tious particles, which excite the nervous system so much that it at last becomes exhausted and unstrung. In this state of exhaustion unhealthy reaction follows, which brings on a paroxysm and violent desire for spirits and the excitement which they create.” G. Bünge, Professor of Physiological Chemistry at the University of Bâle, writes, in his book on vegetarianism, page 33: “The appetite of the drunkard is directed almost exclusively to animal food, and vegetarians are quite right when they teach that spirit-drinking and excessive use of animal food are in connection with each other.”
Vegetarianism is often called a fad, but it is a healthy and an innocent one, and the natural reaction against the present state of things. It imparts lightness and elasticity to the body, brightness and clearness to the mind. The vegetarians I know are all unusually strong, active, and young-looking people for their age: one of them walked without stopping for thirty-four and another time twenty-seven hours, without a rest, while on an excursion in Norway, feats not easily equaled by the most inveterate beef-eater. Traveling, mountain-climbing, all seem easier and less fatiguing on this light and soothing diet; and why should it not give strength to the limbs and sinews if one reflects that all the strongest animals who do the heaviest work in the world, like horses, oxen, and elephants, are entirely herbivorous?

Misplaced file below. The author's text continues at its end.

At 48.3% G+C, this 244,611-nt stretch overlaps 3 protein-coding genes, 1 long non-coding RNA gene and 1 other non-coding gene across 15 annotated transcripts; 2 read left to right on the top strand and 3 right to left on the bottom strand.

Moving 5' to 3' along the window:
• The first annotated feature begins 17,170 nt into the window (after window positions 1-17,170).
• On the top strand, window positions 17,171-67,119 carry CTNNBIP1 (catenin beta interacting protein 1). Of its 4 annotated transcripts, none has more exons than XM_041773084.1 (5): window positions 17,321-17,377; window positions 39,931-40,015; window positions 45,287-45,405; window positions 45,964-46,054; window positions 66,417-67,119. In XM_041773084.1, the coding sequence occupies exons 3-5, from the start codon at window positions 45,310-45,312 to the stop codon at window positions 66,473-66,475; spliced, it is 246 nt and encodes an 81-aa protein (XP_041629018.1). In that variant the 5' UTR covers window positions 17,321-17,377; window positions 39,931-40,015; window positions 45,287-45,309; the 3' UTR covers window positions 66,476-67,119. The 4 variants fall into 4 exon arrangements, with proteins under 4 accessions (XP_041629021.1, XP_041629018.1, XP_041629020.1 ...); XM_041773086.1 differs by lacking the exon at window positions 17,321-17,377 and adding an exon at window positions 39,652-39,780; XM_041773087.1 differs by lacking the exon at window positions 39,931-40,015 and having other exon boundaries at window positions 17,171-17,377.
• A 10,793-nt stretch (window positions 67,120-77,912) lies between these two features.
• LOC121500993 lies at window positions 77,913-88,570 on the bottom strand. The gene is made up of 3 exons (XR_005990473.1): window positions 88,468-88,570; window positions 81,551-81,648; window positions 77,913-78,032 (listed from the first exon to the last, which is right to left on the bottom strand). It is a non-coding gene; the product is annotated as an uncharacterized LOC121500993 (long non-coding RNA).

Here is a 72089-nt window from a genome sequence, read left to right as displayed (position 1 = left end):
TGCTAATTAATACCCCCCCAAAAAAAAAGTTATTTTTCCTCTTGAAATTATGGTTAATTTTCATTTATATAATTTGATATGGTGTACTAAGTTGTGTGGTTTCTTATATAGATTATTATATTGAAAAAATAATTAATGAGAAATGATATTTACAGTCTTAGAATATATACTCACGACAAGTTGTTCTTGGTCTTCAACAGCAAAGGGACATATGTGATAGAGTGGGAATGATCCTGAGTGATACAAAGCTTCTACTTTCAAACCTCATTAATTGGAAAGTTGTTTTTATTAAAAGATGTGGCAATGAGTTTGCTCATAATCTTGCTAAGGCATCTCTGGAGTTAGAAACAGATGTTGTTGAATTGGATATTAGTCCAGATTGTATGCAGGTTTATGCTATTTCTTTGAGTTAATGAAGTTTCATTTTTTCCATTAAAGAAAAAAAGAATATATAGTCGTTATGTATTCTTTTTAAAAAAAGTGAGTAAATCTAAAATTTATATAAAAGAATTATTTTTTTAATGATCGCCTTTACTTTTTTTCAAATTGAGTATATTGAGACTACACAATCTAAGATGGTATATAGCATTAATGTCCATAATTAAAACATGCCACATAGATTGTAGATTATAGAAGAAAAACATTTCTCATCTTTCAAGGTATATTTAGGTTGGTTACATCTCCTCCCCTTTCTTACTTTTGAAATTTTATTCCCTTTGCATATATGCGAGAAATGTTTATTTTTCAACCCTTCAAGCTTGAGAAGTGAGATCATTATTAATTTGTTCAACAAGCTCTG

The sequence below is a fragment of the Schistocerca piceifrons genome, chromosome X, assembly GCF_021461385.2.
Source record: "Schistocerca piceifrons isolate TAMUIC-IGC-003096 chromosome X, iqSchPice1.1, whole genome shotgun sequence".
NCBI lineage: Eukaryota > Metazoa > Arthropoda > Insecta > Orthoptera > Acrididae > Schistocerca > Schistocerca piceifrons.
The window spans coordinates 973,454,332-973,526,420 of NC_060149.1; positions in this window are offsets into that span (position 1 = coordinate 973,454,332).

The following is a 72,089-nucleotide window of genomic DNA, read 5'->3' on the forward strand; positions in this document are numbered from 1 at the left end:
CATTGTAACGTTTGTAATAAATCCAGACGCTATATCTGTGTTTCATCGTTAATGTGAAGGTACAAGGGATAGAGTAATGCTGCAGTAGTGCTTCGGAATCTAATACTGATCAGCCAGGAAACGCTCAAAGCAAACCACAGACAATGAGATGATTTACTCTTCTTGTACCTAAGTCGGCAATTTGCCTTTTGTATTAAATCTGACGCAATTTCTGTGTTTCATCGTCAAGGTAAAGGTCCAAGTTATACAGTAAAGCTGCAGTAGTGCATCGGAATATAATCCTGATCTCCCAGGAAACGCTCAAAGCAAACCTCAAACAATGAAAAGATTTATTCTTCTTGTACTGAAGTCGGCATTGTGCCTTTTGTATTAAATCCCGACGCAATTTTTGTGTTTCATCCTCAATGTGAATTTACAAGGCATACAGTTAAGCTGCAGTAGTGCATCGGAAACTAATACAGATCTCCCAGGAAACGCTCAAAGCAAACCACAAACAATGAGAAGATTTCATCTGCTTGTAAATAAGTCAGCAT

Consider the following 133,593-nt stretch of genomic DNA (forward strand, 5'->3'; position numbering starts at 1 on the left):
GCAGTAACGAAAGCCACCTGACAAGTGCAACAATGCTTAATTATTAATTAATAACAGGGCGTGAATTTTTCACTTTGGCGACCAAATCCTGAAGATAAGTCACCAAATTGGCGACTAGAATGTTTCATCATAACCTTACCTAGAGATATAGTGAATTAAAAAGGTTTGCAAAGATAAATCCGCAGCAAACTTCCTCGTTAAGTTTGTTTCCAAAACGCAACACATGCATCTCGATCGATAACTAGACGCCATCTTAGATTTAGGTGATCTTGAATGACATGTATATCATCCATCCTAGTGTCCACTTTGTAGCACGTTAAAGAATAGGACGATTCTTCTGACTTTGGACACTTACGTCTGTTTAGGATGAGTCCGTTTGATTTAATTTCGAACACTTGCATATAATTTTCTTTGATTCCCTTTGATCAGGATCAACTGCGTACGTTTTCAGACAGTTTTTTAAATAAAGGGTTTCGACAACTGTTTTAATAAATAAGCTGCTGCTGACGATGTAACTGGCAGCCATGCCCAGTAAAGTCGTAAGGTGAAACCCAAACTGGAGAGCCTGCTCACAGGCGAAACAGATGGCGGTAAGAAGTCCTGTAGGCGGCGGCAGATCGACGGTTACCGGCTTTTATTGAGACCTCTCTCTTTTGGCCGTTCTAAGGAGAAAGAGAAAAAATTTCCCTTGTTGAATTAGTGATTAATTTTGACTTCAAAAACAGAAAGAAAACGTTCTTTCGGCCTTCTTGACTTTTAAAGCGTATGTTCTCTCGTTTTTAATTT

There is, of course, a great deal more to say on so wide a subject, but I have in these pages confined myself almost entirely to my own experiences. Being but a beginner myself, there is much for me to learn, and I have not even touched on the possibilities and probabilities this theme opens out into the domain of psychology. But only a few days ago one whose experience and knowledge on this subject are greater than those of most men told me he owed almost everything he had attained in his domain to his strict adherence to a vegetable diet. It certainly gives, to those who live on these lines, a kind of detachment from material things, a sense of calm and content. It is in the hope of helping some who may feel nervous and worried in mind, or ill in body, that I write these lines, to point out a simple remedy everybody can apply. It not only costs nothing, but even puts money in our pockets—only, like everything else, it must be governed by good sense and reason in order to be successful.
It is not my intention to be understood to say that I look upon vegetable diet, even with its necessary accompaniments of fresh air, frequent ablutions, gymnastics, and exercise, as a panacea for everything, and that medicines become useless. We are mortal, and there is no perfection in this imperfect world. Nobody has a greater belief than I have in remedies judiciously given during illness, but it is the many who are out of health and below par,